UPDATE: For an even bigger shocker, read Myhrvold’s “rebuttal,” which actually endorses my main critique (!): Nathan Myhrvold jumps the shark “” and jumps ship on Levitt and Dubner (on their blog!) asserting: “Geoengineering is proposed only as a last resort to try to reduce or cope with the even greater harms of global warming! “¦ The point of the chapter in SuperFreakonomics is that geoengineering might be good insurance in case we don’t get global warming under control.” Did he even read the book?
This post will shock you.
The sheer illogic and “patent nonsense” of the new book Superfreakonomics discussed in Part 1 is just the tip of the iceberg. What’s most worrisome is 1) who exactly has been peddling much of the nonsense and illogic to the authors — Nathan Myhrvold, the former CTO of Microsoft — and 2) who else may have been persuaded by his bullshit. The Myrhvold connection deserves special focus because it may help explain three puzzling things:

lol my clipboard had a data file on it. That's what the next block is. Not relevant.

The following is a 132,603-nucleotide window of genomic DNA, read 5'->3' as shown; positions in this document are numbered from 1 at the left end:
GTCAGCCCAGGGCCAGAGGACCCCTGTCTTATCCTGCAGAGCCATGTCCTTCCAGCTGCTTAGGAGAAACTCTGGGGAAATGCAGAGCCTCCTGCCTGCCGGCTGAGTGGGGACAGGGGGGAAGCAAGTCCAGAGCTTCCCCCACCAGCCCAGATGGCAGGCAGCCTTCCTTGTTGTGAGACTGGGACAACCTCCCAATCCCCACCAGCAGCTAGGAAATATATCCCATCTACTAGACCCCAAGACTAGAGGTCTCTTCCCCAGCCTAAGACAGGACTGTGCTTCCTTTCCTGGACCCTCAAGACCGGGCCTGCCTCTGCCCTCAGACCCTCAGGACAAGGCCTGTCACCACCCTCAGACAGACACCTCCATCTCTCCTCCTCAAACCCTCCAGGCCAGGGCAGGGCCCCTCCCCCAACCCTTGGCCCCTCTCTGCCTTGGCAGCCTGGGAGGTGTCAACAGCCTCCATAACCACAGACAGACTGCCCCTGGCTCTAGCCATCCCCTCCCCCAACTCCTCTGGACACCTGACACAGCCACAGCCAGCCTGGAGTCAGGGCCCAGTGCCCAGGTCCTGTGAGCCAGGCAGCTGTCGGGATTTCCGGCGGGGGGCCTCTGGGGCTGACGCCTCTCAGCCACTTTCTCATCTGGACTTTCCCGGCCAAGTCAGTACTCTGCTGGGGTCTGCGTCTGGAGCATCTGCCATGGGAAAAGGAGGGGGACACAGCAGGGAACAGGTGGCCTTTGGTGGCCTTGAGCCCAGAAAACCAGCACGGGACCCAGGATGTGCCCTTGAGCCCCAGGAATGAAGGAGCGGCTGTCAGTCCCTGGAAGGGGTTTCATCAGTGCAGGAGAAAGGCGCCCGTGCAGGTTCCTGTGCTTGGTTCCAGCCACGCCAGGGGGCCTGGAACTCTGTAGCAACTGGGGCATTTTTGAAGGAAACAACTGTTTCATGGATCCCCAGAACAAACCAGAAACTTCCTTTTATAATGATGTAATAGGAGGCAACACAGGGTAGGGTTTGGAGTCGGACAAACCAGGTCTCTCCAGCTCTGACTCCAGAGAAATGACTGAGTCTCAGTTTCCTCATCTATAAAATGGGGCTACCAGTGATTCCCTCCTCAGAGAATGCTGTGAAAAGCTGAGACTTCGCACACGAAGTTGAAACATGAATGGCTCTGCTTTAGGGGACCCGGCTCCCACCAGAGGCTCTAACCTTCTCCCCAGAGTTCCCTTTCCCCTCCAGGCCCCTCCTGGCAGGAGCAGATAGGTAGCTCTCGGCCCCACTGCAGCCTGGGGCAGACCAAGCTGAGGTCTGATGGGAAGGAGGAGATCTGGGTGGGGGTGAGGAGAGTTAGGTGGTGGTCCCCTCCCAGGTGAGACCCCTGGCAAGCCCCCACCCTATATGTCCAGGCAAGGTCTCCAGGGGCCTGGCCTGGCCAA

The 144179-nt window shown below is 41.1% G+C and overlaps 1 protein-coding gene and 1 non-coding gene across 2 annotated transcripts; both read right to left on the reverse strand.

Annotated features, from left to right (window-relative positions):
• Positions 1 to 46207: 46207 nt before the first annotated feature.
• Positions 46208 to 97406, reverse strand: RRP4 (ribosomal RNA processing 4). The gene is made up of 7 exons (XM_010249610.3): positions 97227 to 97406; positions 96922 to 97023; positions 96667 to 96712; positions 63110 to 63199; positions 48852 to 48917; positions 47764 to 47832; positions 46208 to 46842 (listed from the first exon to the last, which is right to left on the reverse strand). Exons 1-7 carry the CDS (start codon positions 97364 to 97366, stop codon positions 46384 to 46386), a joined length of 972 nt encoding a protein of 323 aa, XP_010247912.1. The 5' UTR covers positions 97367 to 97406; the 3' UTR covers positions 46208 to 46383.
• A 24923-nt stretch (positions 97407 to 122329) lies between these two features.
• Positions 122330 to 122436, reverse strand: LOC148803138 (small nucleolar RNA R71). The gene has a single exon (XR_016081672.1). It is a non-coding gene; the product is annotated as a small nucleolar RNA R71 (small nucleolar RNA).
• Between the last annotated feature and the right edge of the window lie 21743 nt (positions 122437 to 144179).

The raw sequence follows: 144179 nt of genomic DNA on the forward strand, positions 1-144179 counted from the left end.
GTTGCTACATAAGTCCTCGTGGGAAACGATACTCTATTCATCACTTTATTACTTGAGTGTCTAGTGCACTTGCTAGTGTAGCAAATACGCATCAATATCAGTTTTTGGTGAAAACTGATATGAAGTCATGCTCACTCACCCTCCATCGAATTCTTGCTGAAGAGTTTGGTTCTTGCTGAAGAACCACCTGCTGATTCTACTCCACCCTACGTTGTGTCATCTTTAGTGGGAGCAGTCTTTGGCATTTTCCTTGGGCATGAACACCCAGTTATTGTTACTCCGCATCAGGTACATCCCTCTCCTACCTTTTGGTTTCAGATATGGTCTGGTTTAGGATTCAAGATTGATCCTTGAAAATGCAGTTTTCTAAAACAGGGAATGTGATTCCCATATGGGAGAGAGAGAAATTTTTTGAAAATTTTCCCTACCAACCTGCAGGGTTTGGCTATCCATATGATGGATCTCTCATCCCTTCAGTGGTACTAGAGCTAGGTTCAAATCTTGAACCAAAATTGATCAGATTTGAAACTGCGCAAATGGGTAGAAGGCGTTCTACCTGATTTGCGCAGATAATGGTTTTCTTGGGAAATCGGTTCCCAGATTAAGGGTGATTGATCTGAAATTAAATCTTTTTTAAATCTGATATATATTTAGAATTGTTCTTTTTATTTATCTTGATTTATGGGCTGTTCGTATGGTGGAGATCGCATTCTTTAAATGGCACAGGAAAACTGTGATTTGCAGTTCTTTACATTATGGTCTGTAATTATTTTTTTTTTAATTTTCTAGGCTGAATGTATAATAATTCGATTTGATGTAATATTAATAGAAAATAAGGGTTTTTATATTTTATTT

- Why does Bill Gates’ Foundation mostly ignore global warming? (see here)
- Why is Warren Buffett so wrong — and outspoken — about cap and trade? (see here)
- Why did Gates and Buffett visit the Athabasca tar sands — the biggest global warming crime ever — to satisfy “their own curiosity” but also “with investment in mind”? (see here).
According to the Superfreaks, Gates and Buffett went to the visit the tar sands (and other energy producers) with Myrhvold, giving him plenty of time to spread his misinformation to them. Moreover, the idea Myrhvold came away is simply stunning.
And yes, one always needs the caveat, “according to Levitt and Dubner,” because their reporting skills are so dreadful — they shoehorn everything they hear into whatever contrarian view they had decided to adopt. You shouldn’t take anything they say at face value. As we’ve seen, the primary climatologist the book relies on, Ken Caldeira, says “it is an inaccurate portrayal of me” and is “misleading” in “many” places. But I have reason to believe Myrhvold was given a draft to comment on — and if so, he was a willing participant in the defamation of his own reputation and that of his company “Intellectual Ventures.” Apparently, he really does push this piece of staggering illogic: